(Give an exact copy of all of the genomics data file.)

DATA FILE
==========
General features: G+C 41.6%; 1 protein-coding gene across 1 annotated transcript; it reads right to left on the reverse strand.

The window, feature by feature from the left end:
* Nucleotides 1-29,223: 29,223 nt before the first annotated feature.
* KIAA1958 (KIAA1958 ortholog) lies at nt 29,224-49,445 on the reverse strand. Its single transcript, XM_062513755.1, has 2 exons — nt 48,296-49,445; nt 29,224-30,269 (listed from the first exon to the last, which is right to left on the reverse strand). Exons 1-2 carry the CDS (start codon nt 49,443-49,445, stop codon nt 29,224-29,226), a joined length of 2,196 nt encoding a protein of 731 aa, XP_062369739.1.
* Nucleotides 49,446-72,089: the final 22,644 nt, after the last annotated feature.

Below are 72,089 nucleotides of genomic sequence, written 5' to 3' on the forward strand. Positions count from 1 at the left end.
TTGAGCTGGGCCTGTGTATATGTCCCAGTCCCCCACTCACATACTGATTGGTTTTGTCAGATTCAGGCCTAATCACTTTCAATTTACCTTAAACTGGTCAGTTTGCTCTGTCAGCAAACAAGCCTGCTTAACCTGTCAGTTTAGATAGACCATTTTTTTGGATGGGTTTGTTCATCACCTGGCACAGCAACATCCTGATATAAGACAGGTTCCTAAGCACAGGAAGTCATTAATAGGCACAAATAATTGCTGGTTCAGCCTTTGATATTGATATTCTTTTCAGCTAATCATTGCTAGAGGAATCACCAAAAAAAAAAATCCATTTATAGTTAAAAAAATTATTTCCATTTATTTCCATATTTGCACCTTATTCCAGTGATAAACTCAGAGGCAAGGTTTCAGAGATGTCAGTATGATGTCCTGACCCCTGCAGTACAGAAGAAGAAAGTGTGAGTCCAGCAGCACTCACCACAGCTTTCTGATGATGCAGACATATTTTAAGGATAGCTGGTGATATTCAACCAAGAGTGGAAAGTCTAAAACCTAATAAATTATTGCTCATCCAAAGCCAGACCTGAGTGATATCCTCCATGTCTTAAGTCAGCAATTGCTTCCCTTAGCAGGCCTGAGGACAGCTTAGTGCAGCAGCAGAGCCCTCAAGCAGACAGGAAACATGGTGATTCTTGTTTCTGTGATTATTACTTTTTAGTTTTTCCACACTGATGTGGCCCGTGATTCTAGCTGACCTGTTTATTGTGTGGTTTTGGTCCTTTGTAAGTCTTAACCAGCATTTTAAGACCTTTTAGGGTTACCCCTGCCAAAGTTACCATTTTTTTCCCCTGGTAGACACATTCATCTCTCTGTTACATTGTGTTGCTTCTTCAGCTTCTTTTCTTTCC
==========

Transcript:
General features: G+C 41.6%; 1 protein-coding gene across 1 annotated transcript; it reads right to left on the reverse strand.

The window, feature by feature from the left end:
* Nucleotides 1-29,223: 29,223 nt before the first annotated feature.
* KIAA1958 (KIAA1958 ortholog) lies at nt 29,224-49,445 on the reverse strand. Its single transcript, XM_062513755.1, has 2 exons — nt 48,296-49,445; nt 29,224-30,269 (listed from the first exon to the last, which is right to left on the reverse strand). Exons 1-2 carry the CDS (start codon nt 49,443-49,445, stop codon nt 29,224-29,226), a joined length of 2,196 nt encoding a protein of 731 aa, XP_062369739.1.
* Nucleotides 49,446-72,089: the final 22,644 nt, after the last annotated feature.

Below are 72,089 nucleotides of genomic sequence, written 5' to 3' on the forward strand. Positions count from 1 at the left end.
TTGAGCTGGGCCTGTGTATATGTCCCAGTCCCCCACTCACATACTGATTGGTTTTGTCAGATTCAGGCCTAATCACTTTCAATTTACCTTAAACTGGTCAGTTTGCTCTGTCAGCAAACAAGCCTGCTTAACCTGTCAGTTTAGATAGACCATTTTTTTGGATGGGTTTGTTCATCACCTGGCACAGCAACATCCTGATATAAGACAGGTTCCTAAGCACAGGAAGTCATTAATAGGCACAAATAATTGCTGGTTCAGCCTTTGATATTGATATTCTTTTCAGCTAATCATTGCTAGAGGAATCACCAAAAAAAAAAATCCATTTATAGTTAAAAAAATTATTTCCATTTATTTCCATATTTGCACCTTATTCCAGTGATAAACTCAGAGGCAAGGTTTCAGAGATGTCAGTATGATGTCCTGACCCCTGCAGTACAGAAGAAGAAAGTGTGAGTCCAGCAGCACTCACCACAGCTTTCTGATGATGCAGACATATTTTAAGGATAGCTGGTGATATTCAACCAAGAGTGGAAAGTCTAAAACCTAATAAATTATTGCTCATCCAAAGCCAGACCTGAGTGATATCCTCCATGTCTTAAGTCAGCAATTGCTTCCCTTAGCAGGCCTGAGGACAGCTTAGTGCAGCAGCAGAGCCCTCAAGCAGACAGGAAACATGGTGATTCTTGTTTCTGTGATTATTACTTTTTAGTTTTTCCACACTGATGTGGCCCGTGATTCTAGCTGACCTGTTTATTGTGTGGTTTTGGTCCTTTGTAAGTCTTAACCAGCATTTTAAGACCTTTTAGGGTTACCCCTGCCAAAGTTACCATTTTTTTCCCCTGGTAGACACATTCATCTCTCTGTTACATTGTGTTGCTTCTTCAGCTTCTTTTCTTTCC